“It is not unusual to see inflation pressures mounting when unemployment is low,” Lehr added. “Typically, there is a trade-off in the short run between good inflation numbers and good unemployment numbers.”
Even though the national unemployment is a little over 3%, the country could fall into a recession, triggered by people holding onto their money during tight times, and also trying to make the most of it.
“Goldman Sacs economists give the odds of a recession at 50/50,” Lehr said. “That is about where I’d put it; all depends on how good, or lucky, the Fed is at creating a soft landing, along with all the geopolitical/health global issues.”
In the United States, the Fed regulates the federal funds rate, which is the interest rate at which depository institutions lend reserve balances to other depository institutions overnight on an uncollateralized basis, according to online data. Reserve balances are amounts held at the Federal Reserve to maintain depository institutions’ reserve requirements.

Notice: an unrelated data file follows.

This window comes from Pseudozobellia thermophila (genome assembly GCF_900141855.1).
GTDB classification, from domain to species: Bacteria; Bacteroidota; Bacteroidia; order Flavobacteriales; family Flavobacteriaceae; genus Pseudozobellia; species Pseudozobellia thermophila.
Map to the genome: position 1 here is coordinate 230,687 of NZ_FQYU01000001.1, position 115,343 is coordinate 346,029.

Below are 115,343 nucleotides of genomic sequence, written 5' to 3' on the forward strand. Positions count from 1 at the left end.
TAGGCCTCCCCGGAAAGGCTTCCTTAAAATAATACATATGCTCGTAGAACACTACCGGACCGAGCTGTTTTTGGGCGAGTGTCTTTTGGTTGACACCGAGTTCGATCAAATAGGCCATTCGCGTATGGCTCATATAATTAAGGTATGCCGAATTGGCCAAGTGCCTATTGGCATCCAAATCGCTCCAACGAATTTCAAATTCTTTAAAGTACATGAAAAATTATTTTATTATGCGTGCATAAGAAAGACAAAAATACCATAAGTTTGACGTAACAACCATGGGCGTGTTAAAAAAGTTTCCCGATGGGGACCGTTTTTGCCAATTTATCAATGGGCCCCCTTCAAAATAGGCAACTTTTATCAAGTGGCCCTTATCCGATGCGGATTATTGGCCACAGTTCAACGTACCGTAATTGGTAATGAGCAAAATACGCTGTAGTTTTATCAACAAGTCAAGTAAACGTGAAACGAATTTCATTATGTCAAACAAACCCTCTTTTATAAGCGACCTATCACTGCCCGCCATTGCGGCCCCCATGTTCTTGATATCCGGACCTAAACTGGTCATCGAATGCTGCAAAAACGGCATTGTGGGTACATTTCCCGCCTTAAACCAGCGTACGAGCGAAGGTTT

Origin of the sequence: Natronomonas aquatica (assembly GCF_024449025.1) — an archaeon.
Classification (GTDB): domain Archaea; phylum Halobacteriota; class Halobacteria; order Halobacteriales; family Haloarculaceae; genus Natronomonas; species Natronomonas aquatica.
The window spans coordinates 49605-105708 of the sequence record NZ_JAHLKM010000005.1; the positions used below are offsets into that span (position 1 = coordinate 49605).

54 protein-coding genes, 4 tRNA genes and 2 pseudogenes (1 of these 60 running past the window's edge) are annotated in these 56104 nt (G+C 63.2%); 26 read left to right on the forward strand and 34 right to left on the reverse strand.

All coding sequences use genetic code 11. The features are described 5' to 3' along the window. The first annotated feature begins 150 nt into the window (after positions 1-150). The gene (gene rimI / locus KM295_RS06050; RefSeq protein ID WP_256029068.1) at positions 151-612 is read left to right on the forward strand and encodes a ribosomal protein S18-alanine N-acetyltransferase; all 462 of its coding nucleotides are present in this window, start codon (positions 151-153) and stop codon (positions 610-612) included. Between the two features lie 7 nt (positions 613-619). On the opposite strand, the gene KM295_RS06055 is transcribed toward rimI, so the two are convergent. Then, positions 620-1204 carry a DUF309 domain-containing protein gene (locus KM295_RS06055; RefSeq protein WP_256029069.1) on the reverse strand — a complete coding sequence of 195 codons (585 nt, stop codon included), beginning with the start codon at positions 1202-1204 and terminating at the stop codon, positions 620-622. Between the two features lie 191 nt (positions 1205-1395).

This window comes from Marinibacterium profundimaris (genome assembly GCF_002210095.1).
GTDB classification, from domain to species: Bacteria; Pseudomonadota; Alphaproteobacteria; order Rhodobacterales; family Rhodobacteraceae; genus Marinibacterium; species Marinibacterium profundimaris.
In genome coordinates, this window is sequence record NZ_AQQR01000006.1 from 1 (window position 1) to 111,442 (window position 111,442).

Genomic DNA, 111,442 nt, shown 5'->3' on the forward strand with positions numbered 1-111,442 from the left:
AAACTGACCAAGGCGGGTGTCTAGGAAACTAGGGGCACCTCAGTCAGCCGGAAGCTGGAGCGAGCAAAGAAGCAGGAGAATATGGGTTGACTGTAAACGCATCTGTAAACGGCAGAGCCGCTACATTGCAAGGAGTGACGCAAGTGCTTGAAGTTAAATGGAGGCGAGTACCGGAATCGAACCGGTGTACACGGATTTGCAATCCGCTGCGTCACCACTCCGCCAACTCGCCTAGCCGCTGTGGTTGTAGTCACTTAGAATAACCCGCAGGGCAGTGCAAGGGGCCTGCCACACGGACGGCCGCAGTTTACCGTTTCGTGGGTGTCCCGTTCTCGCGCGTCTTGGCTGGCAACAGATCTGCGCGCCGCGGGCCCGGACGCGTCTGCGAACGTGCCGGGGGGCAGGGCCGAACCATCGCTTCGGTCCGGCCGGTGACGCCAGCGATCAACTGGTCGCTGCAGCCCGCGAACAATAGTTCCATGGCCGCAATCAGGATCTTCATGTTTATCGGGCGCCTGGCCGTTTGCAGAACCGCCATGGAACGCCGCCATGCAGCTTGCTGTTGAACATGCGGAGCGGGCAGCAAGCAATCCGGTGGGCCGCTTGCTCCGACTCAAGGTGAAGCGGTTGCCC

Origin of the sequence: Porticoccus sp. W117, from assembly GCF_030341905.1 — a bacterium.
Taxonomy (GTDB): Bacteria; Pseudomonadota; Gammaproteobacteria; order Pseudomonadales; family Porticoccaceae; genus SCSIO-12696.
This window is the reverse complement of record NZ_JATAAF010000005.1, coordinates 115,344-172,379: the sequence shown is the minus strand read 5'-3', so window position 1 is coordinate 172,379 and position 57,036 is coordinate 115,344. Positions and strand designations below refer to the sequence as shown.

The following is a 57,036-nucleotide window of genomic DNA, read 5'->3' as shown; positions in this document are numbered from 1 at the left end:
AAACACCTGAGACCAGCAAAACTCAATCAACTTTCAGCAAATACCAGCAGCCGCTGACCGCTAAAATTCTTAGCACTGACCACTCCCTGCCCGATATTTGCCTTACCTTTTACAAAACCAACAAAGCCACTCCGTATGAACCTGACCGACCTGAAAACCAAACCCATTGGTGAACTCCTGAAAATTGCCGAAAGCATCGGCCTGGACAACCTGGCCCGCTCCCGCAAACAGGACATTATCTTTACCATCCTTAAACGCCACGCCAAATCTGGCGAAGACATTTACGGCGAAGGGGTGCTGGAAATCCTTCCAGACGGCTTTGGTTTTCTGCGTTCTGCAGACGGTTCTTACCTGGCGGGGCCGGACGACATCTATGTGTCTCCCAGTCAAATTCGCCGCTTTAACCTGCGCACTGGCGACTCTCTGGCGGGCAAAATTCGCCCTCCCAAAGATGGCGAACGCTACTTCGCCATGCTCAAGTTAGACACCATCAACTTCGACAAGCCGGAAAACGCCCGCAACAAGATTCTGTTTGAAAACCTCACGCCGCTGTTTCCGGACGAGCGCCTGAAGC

The Federal Reserve recently raised interest rates by three-quarters of a percentage point, the most aggressive hike since 1994, according to online data. This rise puts the key benchmark federal funds rate at a range between 1.5% and 1.75%. The Fed also discourages consumers from making large purchases and wants people to pull back on spending. The goal is to lower demand over time, allowing prices to come down and stabilize. This power to set interest rates is one of the Fed’s main tools to steer the nation’s economy.
With so much economic control being exerted at the national level, there’s not much action local governments can take to battle economic inflation.
“Local and state governments cannot do anything, except perhaps make it a bit worse,” Lehr said. “A gas tax holiday, for example, is a terrible idea; refineries are limited and at capacity right now and a gas tax holiday will just drive up demand, leading to higher gas prices that will offset the tax cut. The Federal Reserve is the primary policy-maker we have to fight inflation. Fiscal policy can do little on the supply side. (We should be) doing what we can to have ‘demand growth’ match, but not exceed, ‘supply growth’ in our economy.”
Matthew Todd “Matt” Holt, professor and head of the Department of Agricultural and Applied Economics, Virginia Polytechnic Institute and State University, relates the country’s high inflation rate to international affairs.